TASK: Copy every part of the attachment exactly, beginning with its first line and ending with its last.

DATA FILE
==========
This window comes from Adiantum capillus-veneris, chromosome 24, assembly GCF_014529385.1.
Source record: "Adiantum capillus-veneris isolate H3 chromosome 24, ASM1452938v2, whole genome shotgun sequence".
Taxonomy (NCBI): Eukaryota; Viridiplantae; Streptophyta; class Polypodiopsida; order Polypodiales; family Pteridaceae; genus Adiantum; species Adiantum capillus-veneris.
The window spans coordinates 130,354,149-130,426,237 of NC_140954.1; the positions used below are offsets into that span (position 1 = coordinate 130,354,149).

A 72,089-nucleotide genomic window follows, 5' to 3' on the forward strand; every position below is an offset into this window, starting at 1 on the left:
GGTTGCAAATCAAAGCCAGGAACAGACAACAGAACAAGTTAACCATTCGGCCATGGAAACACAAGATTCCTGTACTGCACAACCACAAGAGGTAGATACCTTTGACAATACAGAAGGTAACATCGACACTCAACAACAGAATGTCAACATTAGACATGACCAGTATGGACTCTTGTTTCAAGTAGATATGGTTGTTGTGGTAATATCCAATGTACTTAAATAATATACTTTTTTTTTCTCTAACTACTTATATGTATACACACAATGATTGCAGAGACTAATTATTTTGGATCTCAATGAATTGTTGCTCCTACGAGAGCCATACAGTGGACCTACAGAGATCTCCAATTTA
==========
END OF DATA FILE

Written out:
This window comes from Adiantum capillus-veneris, chromosome 24, assembly GCF_014529385.1.
Source record: "Adiantum capillus-veneris isolate H3 chromosome 24, ASM1452938v2, whole genome shotgun sequence".
Taxonomy (NCBI): Eukaryota; Viridiplantae; Streptophyta; class Polypodiopsida; order Polypodiales; family Pteridaceae; genus Adiantum; species Adiantum capillus-veneris.
The window spans coordinates 130,354,149-130,426,237 of NC_140954.1; the positions used below are offsets into that span (position 1 = coordinate 130,354,149).

A 72,089-nucleotide genomic window follows, 5' to 3' on the forward strand; every position below is an offset into this window, starting at 1 on the left:
GGTTGCAAATCAAAGCCAGGAACAGACAACAGAACAAGTTAACCATTCGGCCATGGAAACACAAGATTCCTGTACTGCACAACCACAAGAGGTAGATACCTTTGACAATACAGAAGGTAACATCGACACTCAACAACAGAATGTCAACATTAGACATGACCAGTATGGACTCTTGTTTCAAGTAGATATGGTTGTTGTGGTAATATCCAATGTACTTAAATAATATACTTTTTTTTTCTCTAACTACTTATATGTATACACACAATGATTGCAGAGACTAATTATTTTGGATCTCAATGAATTGTTGCTCCTACGAGAGCCATACAGTGGACCTACAGAGATCTCCAATTTA